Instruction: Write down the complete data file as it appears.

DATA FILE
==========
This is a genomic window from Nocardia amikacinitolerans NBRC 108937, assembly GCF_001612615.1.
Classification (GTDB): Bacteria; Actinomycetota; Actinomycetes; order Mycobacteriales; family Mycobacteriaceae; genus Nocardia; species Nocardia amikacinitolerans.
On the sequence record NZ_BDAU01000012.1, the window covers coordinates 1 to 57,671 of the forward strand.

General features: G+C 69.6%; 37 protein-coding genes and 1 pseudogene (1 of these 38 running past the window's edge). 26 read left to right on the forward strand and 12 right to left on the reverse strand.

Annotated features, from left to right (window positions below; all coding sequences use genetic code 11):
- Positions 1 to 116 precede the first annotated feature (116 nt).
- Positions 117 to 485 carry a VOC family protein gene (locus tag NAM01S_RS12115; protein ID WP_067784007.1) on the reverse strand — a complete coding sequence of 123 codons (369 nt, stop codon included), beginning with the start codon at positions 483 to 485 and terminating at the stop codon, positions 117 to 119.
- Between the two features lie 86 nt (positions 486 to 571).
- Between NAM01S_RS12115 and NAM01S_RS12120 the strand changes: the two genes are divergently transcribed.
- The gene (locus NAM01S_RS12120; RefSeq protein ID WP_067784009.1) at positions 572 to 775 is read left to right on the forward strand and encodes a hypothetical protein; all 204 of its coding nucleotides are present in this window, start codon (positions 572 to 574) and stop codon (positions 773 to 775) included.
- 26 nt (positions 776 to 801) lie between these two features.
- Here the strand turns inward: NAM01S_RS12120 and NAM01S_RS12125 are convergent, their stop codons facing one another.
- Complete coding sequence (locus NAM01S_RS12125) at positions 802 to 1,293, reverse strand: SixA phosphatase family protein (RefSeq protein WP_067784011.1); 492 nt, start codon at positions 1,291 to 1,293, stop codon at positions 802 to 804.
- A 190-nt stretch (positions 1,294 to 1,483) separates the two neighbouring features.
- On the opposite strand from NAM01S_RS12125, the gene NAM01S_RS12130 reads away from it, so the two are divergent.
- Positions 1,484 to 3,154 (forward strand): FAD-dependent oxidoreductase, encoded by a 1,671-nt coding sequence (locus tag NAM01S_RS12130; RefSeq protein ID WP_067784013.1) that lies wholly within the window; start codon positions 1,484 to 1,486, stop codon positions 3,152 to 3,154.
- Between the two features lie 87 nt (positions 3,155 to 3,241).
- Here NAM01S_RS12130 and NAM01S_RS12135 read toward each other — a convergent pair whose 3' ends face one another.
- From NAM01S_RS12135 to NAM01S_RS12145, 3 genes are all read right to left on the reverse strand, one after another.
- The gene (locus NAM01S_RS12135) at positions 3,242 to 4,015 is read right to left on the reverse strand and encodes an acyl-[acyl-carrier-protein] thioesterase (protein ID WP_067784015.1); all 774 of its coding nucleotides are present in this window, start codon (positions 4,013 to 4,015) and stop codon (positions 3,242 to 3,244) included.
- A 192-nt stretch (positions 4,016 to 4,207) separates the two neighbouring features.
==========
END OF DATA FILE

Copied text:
This is a genomic window from Nocardia amikacinitolerans NBRC 108937, assembly GCF_001612615.1.
Classification (GTDB): Bacteria; Actinomycetota; Actinomycetes; order Mycobacteriales; family Mycobacteriaceae; genus Nocardia; species Nocardia amikacinitolerans.
On the sequence record NZ_BDAU01000012.1, the window covers coordinates 1 to 57,671 of the forward strand.

General features: G+C 69.6%; 37 protein-coding genes and 1 pseudogene (1 of these 38 running past the window's edge). 26 read left to right on the forward strand and 12 right to left on the reverse strand.

Annotated features, from left to right (window positions below; all coding sequences use genetic code 11):
- Positions 1 to 116 precede the first annotated feature (116 nt).
- Positions 117 to 485 carry a VOC family protein gene (locus tag NAM01S_RS12115; protein ID WP_067784007.1) on the reverse strand — a complete coding sequence of 123 codons (369 nt, stop codon included), beginning with the start codon at positions 483 to 485 and terminating at the stop codon, positions 117 to 119.
- Between the two features lie 86 nt (positions 486 to 571).
- Between NAM01S_RS12115 and NAM01S_RS12120 the strand changes: the two genes are divergently transcribed.
- The gene (locus NAM01S_RS12120; RefSeq protein ID WP_067784009.1) at positions 572 to 775 is read left to right on the forward strand and encodes a hypothetical protein; all 204 of its coding nucleotides are present in this window, start codon (positions 572 to 574) and stop codon (positions 773 to 775) included.
- 26 nt (positions 776 to 801) lie between these two features.
- Here the strand turns inward: NAM01S_RS12120 and NAM01S_RS12125 are convergent, their stop codons facing one another.
- Complete coding sequence (locus NAM01S_RS12125) at positions 802 to 1,293, reverse strand: SixA phosphatase family protein (RefSeq protein WP_067784011.1); 492 nt, start codon at positions 1,291 to 1,293, stop codon at positions 802 to 804.
- A 190-nt stretch (positions 1,294 to 1,483) separates the two neighbouring features.
- On the opposite strand from NAM01S_RS12125, the gene NAM01S_RS12130 reads away from it, so the two are divergent.
- Positions 1,484 to 3,154 (forward strand): FAD-dependent oxidoreductase, encoded by a 1,671-nt coding sequence (locus tag NAM01S_RS12130; RefSeq protein ID WP_067784013.1) that lies wholly within the window; start codon positions 1,484 to 1,486, stop codon positions 3,152 to 3,154.
- Between the two features lie 87 nt (positions 3,155 to 3,241).
- Here NAM01S_RS12130 and NAM01S_RS12135 read toward each other — a convergent pair whose 3' ends face one another.
- From NAM01S_RS12135 to NAM01S_RS12145, 3 genes are all read right to left on the reverse strand, one after another.
- The gene (locus NAM01S_RS12135) at positions 3,242 to 4,015 is read right to left on the reverse strand and encodes an acyl-[acyl-carrier-protein] thioesterase (protein ID WP_067784015.1); all 774 of its coding nucleotides are present in this window, start codon (positions 4,013 to 4,015) and stop codon (positions 3,242 to 3,244) included.
- A 192-nt stretch (positions 4,016 to 4,207) separates the two neighbouring features.